Preview: The Break Up
We all know what this is — a romcom with two cutesy movie stars that will make you laugh and cry and has a trailer that includes 90% of the funny scenes. If you're really dying to hear the plot, The Break Up shows us what happens when Jennifer Aniston and Vince Vaughn call it quits but won't leave the apartment. I'm just hoping that Vincent D'Onofrio gets to be super creepy because that is what makes him awesome.
The critics are lukewarm at best on this one, but you shouldn't need a critic to tell you to see this movie. That's what girlfriends are for (ed. note — zing!). A generic summer movie begets quotes from the mainsteramiest media possible:
I won't tell you how it all ends (other than to note that it's icky in its lack of conviction), but I will say this: Watching The Break-Up, it barely even occurred to me to think of Aniston's breakup with Brad Pitt or her current union with Vaughn. Those relationships are real. This one, in every sense, is fake.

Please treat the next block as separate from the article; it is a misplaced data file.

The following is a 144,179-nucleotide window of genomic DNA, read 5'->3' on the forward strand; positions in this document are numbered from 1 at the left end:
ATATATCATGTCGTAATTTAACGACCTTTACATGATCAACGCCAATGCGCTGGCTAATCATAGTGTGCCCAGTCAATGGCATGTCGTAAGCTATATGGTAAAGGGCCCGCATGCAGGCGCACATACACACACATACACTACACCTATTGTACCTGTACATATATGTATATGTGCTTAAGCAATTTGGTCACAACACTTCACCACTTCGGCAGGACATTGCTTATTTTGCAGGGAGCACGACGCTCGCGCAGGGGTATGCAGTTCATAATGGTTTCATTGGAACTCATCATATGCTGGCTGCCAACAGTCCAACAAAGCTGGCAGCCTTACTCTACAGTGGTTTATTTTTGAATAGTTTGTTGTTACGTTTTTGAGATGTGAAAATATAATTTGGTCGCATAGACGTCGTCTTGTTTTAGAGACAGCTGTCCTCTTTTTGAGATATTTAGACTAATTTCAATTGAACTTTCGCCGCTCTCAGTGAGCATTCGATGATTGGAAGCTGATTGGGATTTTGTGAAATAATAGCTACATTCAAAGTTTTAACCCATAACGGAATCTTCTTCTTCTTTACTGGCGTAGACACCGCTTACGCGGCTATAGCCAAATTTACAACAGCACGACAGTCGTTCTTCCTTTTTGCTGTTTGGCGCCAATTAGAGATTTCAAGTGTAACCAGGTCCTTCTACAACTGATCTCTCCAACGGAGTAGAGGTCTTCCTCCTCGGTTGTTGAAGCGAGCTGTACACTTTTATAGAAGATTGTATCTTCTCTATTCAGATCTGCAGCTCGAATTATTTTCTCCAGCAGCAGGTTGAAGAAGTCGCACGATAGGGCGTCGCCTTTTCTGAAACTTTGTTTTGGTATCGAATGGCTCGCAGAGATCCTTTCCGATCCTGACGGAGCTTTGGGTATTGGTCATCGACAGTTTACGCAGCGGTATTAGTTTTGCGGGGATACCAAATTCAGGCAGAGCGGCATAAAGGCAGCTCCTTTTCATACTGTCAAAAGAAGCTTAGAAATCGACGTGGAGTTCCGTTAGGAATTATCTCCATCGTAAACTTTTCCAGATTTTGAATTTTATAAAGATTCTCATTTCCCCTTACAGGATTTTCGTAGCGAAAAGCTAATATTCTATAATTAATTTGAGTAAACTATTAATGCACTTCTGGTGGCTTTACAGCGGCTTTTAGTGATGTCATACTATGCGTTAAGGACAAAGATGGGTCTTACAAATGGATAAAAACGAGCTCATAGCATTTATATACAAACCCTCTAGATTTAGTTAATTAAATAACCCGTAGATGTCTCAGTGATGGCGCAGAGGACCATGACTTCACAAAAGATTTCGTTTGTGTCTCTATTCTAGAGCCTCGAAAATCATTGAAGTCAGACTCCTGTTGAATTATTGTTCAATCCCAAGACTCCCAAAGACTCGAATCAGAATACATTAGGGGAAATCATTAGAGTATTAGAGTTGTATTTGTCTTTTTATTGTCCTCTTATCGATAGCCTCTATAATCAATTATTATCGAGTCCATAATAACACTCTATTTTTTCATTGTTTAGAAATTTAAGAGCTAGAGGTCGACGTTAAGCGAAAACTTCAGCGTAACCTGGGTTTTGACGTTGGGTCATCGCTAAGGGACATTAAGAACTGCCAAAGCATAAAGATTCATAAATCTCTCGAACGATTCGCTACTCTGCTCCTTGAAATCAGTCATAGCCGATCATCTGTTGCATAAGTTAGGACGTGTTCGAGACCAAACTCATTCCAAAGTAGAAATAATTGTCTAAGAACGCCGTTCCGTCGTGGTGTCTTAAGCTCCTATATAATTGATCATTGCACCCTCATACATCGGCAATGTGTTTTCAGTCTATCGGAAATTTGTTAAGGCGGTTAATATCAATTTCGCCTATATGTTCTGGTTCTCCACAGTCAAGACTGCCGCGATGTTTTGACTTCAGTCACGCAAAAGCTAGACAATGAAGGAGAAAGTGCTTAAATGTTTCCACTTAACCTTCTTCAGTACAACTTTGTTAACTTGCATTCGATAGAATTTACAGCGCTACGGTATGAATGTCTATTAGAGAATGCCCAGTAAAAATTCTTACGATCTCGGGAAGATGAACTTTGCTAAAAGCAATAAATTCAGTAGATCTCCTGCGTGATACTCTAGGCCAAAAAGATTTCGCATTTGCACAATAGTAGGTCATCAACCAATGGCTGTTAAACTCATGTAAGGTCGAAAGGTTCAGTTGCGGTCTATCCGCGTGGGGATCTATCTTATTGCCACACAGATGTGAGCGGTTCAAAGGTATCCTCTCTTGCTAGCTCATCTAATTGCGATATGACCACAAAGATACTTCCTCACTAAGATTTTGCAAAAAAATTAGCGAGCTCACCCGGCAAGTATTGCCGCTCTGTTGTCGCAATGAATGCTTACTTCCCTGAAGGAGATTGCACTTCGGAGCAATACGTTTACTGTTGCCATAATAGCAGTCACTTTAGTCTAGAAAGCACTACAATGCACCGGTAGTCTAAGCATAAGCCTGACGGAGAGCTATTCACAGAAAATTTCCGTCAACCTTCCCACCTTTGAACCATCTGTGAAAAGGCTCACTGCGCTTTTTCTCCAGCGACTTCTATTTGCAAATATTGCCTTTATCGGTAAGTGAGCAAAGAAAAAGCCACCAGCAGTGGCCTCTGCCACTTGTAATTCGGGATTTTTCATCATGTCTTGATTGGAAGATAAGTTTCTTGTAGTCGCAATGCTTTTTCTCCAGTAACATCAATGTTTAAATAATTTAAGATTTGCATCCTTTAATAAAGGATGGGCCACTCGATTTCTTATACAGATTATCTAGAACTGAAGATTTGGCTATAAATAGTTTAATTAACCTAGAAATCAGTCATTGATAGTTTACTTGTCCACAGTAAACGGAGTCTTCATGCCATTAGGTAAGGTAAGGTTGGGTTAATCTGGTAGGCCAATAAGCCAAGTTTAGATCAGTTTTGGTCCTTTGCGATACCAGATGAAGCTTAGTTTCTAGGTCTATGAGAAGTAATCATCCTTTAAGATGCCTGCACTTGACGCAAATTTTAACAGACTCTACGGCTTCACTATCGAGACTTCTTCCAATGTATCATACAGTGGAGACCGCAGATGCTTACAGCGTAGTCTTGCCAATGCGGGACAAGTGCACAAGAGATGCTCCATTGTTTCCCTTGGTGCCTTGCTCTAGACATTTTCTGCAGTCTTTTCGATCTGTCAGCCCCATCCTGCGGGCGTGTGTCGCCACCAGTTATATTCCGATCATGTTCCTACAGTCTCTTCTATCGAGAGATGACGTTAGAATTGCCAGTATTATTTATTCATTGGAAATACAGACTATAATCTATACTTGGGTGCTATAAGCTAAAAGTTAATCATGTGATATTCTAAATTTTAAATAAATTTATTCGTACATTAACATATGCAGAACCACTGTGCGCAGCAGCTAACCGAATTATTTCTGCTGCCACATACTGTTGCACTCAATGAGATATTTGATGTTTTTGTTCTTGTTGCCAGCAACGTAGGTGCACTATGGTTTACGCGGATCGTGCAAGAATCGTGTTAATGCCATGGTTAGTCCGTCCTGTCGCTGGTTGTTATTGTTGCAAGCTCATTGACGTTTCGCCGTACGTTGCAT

Neither character is terribly endearing. Gary, a Chicago tour operator, is immature and addicted to video games. Brooke, who manages an art gallery, is long-suffering and manipulative. Although Vaughn has some funny moments, he doesn't come close to the comic heights of last summer's Wedding Crashers.
The trouble isn't that screenwriters Jeremy Garelick and Jay Lavender aren't perceptive: Brooke and Gary articulate their discontent with considerable precision and occasional verve. It's that they haven't figured out a way to make emotional torment funny, which is the tall order inherent in "anti-romantic comedy."